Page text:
Walking past the crosses left by previous pilgrims I began to see and feel countless souls swirling around me. People I have encountered in some meaningful way whether I was aware of it or not. People who have died and people who are living but all people I have walked with and connected with on this life journey. This awareness followed me into the night and on through the morning’s journey to Cruz de Ferro. The feelings were of comfort, gratitude, peacefulness, inner smile with remembering, curiosity of souls I do not remember. At the cross, I offered a blessing to all these souls, wishing them well in life or in death as the case may be. As I left the cross I experienced a lightness as I am aware I will continue to move forward doing the work with an openness to where it takes me as this chapter with Hospice comes to a close. Individuals I meet on the Way offer me hints, visions of possibility. I need only stay open.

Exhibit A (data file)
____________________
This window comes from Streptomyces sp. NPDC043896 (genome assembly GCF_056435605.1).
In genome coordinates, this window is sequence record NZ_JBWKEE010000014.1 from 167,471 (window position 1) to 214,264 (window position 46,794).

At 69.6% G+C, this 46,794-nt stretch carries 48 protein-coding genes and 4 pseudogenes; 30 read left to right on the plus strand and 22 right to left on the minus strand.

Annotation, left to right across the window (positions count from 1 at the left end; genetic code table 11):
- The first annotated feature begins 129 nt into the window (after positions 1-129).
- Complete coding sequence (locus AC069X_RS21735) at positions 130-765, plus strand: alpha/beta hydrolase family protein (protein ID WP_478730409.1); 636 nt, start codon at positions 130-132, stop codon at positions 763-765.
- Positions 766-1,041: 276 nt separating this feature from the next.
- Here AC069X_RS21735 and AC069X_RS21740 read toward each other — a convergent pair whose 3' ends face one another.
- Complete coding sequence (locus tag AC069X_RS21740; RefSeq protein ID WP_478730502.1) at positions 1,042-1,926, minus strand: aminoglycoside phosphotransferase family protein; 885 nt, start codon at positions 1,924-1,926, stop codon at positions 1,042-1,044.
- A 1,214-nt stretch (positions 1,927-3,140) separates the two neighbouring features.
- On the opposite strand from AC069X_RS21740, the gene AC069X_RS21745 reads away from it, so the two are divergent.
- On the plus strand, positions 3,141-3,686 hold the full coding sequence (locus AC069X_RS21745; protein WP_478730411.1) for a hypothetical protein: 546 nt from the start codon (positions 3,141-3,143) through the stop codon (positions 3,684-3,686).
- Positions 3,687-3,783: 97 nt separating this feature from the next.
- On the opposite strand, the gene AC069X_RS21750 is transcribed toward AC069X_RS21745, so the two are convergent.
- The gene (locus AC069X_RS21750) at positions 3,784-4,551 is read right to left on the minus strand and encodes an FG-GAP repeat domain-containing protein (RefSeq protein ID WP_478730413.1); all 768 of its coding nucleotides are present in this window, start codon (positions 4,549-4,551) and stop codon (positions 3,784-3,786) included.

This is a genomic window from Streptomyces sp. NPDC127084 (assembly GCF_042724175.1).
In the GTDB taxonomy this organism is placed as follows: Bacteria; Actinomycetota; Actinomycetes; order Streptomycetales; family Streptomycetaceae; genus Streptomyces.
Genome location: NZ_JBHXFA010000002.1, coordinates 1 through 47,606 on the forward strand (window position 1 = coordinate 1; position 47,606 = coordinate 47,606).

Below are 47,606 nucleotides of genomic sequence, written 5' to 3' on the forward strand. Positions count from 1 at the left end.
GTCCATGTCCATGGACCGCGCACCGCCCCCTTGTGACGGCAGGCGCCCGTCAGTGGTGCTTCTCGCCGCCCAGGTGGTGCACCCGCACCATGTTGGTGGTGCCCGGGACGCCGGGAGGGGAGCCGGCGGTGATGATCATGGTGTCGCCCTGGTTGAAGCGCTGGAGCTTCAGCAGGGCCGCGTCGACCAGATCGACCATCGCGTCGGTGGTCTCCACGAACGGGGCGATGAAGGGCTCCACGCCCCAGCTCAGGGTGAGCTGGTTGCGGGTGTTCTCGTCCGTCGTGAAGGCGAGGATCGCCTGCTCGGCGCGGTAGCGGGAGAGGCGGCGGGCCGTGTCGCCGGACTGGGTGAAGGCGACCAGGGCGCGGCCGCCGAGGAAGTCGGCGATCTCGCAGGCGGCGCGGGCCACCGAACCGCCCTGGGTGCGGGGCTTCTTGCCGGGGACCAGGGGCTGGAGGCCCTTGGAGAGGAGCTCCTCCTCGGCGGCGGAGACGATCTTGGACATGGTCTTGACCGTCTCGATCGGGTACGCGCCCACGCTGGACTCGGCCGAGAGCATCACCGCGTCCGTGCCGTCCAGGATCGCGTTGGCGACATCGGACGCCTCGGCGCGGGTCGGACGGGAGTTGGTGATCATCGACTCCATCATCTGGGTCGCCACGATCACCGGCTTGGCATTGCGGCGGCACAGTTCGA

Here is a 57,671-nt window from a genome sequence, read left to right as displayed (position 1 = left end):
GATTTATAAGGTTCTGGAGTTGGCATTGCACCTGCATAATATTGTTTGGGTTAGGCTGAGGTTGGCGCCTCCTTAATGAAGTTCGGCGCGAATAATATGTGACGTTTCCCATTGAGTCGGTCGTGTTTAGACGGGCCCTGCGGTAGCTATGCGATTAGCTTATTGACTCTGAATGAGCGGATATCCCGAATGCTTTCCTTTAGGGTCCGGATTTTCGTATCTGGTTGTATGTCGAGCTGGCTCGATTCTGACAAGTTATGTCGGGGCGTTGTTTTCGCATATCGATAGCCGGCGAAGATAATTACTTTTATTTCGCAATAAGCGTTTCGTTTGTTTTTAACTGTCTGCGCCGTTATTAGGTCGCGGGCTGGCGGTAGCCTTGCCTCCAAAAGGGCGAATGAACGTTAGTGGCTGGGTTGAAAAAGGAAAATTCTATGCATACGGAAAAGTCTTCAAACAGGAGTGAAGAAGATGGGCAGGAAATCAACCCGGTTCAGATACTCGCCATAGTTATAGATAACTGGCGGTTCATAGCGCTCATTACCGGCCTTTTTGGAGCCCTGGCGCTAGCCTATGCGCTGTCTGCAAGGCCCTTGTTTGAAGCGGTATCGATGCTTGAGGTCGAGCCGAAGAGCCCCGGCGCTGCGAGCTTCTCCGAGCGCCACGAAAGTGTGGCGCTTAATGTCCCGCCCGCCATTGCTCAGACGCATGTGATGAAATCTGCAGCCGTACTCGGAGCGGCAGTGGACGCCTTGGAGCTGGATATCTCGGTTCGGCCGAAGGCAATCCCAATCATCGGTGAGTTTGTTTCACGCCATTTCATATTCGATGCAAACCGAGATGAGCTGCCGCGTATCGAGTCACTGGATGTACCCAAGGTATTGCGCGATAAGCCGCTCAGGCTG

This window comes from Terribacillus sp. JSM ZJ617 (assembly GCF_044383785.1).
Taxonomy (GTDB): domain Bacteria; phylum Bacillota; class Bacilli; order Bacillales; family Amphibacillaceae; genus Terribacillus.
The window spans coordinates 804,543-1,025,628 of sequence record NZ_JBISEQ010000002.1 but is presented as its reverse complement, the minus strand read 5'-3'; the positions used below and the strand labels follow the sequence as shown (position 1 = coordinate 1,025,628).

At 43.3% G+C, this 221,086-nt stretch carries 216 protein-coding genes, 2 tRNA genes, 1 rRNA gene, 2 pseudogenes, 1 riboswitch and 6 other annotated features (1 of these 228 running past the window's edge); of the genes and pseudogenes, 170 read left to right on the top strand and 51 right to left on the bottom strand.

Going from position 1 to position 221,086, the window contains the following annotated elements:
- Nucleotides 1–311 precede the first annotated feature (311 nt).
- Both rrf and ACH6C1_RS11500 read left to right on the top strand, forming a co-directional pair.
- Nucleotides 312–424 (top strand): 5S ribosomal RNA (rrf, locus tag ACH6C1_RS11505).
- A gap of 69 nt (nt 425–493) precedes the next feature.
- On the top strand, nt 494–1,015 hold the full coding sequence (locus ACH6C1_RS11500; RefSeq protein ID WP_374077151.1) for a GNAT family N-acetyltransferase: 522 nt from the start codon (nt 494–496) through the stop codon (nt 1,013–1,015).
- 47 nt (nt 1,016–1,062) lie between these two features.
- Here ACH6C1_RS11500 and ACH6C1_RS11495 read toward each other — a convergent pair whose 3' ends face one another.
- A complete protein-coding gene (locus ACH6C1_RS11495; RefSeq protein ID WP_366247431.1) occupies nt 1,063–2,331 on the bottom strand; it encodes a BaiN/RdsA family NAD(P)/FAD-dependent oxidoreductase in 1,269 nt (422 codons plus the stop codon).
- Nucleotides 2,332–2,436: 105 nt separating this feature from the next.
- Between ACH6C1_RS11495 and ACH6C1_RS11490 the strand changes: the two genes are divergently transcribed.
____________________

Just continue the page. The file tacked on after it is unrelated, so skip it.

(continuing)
Buen Camino!

Day 8/Sept 19 El Camino/Acebo to Ponferrada

We are in Ponferrada sitting at a Laundromat. We taxied from Acebeo to Molinaseca as the path down the mountain today was to be just as treacherous as yesterday. We had a great breakfast there and relaxed. We then walked the next 7 k or so into Ponferrada. Di did well on the flat surfaces but then we got onto gravel again and that was rough for her.

It was a lovely day with sun and cool temps. We saw 18 Celsius and now it is a bit warmer. (In the mountains yesterday it was probably in the low 40’s F with wind chill.) We left Di sitting in the sun at a Cafe while we did the laundry. It was nice to get to a town, in this case city, early to rest and enjoy. We are staying across from the Knights Templar Castle in Hostel Virgen de la Encinitas which I sent a photo on Facebook. We are touring the castle when the laundry is done.